Goddess, Heroine, Beast: Anna Hyatt Huntington's New York Sculpture, 1902-1936 Multiple Occupancy Common Love, Aesthetics of Becoming Social Forces Visualized: Photography and Scientific Charity, 1900-1920 Edward Koren: The Capricious Line Pictures for Books: Photographs by Thomas Roma Modernism and Iraq The New Acropolis Museum Treasures Rediscovered: Chinese Stone Sculpture from the Sackler Collections at Columbia University Revolutions: A Century of Makonde Masquerade in Mozambique Robert Moses and the Modern City: The Transformation of New York Architecture in Print: Design and Debate in the Soviet Union 1919–1935, Selections from the Collection of Stephen Garmey Guide to Phlamoudhi "Please, teach me..." Rainer Ganahl and the Politics of Learning Restoring Byzantium: The Kariye Camii in Istanbul & the Byzantine Institute Restoration The Troubled Search: The Work of Max Abramovitz Moscow: City, Spectacle, Capital of Photography Reflection: Seven Years in Print—The LeRoy Neiman Center for Print Studies Jean Fautrier, 1898–1964 Paris as Gameboard: Man Ray's Atgets Arte Povera: Selections from the Sonnabend Collection Architect of Dreams: The Theatrical Vision of Joseph Urban Percival Goodman: Architect, Planner, Teacher, Painter Experiments in the Everyday: Allan Kaprow and Robert Watts—Events, Objects, Documents Brushed Voices: Calligraphy in Contemporary China Mastering McKim's Plan: Columbia's First Century on Morningside Heights Robert Motherwell on Paper Apostles in England: Sir James Thornhill and the Legacy of Raphael's Tapestry Cartoons The Old World Builds the New: The Guastavino Company and the Technology of the Catalan Vault, 1885–1962 The Post-Pre-Raphaelite Print: Etching, Illustration, Reproductive Engraving, & Photography in England in and around the 1860s Unfaded Pageant: Edwin Austin Abbey's Shakespearean Subjects Robert Smithson Unearthed: Drawings, Collages, Writings Victorian Pleasures: American Board and Table Games of the Nineteenth Century from the Liman Collection Impossible Picturesqueness Sexual Difference: Both Sides of the Camera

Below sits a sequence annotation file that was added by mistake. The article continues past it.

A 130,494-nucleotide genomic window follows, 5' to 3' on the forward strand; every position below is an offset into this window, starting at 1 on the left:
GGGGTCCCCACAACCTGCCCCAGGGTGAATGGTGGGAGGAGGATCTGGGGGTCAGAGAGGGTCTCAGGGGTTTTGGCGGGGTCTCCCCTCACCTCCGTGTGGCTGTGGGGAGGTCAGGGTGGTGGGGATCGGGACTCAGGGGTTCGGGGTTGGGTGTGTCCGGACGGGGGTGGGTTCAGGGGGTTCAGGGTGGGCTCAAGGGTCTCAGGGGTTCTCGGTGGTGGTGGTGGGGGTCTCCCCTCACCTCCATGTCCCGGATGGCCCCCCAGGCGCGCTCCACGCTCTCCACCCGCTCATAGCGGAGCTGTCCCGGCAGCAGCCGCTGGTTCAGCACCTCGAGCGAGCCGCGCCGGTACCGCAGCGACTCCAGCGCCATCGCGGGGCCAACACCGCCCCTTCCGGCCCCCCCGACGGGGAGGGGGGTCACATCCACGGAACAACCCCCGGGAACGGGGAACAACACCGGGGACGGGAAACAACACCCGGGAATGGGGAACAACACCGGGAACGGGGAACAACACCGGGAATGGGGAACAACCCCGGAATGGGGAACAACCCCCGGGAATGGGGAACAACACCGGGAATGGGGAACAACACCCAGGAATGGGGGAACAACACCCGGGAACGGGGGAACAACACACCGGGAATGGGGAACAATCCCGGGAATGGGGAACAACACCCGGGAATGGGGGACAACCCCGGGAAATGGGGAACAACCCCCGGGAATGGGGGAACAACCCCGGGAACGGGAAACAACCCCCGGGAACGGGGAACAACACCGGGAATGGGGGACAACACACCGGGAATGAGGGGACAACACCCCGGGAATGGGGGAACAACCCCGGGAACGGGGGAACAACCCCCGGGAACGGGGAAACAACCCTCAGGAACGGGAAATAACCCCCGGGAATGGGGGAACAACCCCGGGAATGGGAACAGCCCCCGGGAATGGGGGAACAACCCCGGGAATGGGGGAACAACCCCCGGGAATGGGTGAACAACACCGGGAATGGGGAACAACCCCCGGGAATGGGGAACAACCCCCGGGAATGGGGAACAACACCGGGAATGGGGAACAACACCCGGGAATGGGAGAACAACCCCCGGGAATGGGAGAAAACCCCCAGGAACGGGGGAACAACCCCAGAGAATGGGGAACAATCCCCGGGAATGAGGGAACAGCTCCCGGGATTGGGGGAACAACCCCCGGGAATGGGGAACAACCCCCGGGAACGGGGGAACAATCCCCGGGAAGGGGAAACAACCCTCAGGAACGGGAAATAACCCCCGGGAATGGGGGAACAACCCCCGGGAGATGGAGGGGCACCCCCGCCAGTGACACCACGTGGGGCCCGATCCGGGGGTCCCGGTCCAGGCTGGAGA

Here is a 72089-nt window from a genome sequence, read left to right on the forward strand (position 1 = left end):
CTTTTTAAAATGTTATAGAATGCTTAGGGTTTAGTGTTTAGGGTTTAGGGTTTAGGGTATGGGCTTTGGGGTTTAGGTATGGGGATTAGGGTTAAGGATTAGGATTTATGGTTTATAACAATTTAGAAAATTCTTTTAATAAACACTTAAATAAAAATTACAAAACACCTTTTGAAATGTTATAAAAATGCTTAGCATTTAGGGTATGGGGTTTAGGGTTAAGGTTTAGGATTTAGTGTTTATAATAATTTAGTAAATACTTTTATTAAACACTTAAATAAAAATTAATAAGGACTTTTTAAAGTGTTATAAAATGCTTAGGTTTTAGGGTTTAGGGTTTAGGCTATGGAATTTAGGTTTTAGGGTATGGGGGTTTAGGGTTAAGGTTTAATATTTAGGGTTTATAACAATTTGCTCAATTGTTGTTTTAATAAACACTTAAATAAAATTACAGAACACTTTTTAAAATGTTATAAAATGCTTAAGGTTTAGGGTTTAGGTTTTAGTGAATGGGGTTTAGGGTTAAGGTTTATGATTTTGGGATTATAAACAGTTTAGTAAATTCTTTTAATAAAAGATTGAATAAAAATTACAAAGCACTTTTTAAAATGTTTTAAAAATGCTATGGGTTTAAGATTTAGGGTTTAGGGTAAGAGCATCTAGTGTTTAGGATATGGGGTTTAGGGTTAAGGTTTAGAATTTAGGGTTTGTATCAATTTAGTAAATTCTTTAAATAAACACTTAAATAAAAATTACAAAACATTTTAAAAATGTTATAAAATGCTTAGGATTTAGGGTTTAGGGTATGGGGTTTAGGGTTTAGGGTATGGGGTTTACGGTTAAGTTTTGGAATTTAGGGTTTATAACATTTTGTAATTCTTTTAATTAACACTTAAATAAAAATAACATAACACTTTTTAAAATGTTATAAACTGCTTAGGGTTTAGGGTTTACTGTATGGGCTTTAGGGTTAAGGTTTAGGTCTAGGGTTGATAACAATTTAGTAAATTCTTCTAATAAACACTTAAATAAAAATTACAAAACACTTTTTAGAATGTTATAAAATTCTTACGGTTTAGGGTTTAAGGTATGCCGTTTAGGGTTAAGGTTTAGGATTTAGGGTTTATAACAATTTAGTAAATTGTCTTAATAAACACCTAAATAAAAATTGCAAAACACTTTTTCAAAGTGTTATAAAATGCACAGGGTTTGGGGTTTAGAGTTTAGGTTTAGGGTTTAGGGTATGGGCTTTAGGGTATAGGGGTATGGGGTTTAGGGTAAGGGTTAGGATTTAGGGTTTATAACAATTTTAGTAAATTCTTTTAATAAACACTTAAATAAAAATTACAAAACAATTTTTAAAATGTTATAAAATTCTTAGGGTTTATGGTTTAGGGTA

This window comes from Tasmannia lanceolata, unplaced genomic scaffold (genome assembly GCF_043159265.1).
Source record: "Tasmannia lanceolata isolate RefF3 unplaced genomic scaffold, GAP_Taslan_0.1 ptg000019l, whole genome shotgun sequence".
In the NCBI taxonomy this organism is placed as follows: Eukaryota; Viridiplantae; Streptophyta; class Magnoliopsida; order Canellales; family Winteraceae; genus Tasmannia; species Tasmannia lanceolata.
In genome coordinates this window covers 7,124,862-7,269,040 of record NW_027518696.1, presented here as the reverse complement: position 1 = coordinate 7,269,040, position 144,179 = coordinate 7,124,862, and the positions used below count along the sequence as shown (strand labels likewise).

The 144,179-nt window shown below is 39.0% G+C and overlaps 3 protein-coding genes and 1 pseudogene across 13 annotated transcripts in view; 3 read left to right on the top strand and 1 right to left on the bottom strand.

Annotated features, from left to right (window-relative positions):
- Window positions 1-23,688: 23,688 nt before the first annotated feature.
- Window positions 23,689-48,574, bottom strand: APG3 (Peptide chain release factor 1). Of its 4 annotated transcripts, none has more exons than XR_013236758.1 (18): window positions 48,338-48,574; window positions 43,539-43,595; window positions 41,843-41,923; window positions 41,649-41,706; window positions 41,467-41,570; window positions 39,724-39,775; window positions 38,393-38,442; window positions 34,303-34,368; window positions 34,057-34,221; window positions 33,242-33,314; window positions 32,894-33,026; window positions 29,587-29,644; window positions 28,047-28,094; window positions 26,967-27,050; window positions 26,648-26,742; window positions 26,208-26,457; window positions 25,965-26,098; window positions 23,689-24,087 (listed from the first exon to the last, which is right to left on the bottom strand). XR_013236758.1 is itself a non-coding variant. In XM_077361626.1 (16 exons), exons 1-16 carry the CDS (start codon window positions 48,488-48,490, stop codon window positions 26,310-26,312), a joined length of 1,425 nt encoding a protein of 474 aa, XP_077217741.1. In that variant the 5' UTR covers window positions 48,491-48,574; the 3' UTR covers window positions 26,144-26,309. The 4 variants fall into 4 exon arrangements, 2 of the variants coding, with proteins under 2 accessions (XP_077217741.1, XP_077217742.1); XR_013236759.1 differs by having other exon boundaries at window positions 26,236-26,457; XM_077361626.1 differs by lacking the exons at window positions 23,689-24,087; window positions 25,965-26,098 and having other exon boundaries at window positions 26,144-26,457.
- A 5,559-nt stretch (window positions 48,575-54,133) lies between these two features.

Jean Fautrier, 1898-1964

Jean Fautrier, 1898–1964

Curtis L. Carter and Karen K. Butler, with essays by Yve-Alain Bois, Benjamin H. D. Buchloh, and Rachel E. Perry
Yale University Press, 2002
9 x 10", 221 pp., 82 illus., 77 in color
ISBN 0-300-09697-6, Paper, $35

Jean Fautrier, one of France's most important interwar and postwar artists, is perhaps best known for the Otages, his series of abstract paintings featuring partially obliterated or disfigured faces—victims of Nazi atrocities in France during World War II. This landmark book, the first English-language publication on Fautrier, discusses his significance to the history of avant-garde and modern art.

Essays examine Fautrier's early work of 1926–28 in relation to art informel; analyze the formal and social aspects of the Otages paintings; consider Fautrier's Originaux multiples of 1950, a radical series of original reproductions that questions modernist notions of the unique art object; and discuss the influence of American abstract expressionism on his late work. The book also includes contemporary critical essays on Fautrier written by leading French literary figures, including André Malraux, Jean Paulhan, and Francis Ponge as well as a group of translated letters, many never before published, sent by Fautrier to Malraux and Paulhan.

This important book accompanies an exhibition jointly organized by and on view at the Haggerty Museum of Art, Marquette University, from September 19 to December 29, 2002; the Wallach Art Gallery, Columbia University, from January 28 to March 29, 2003; and the Fogg Art Museum, Harvard University, from April 26 to July 20, 2003.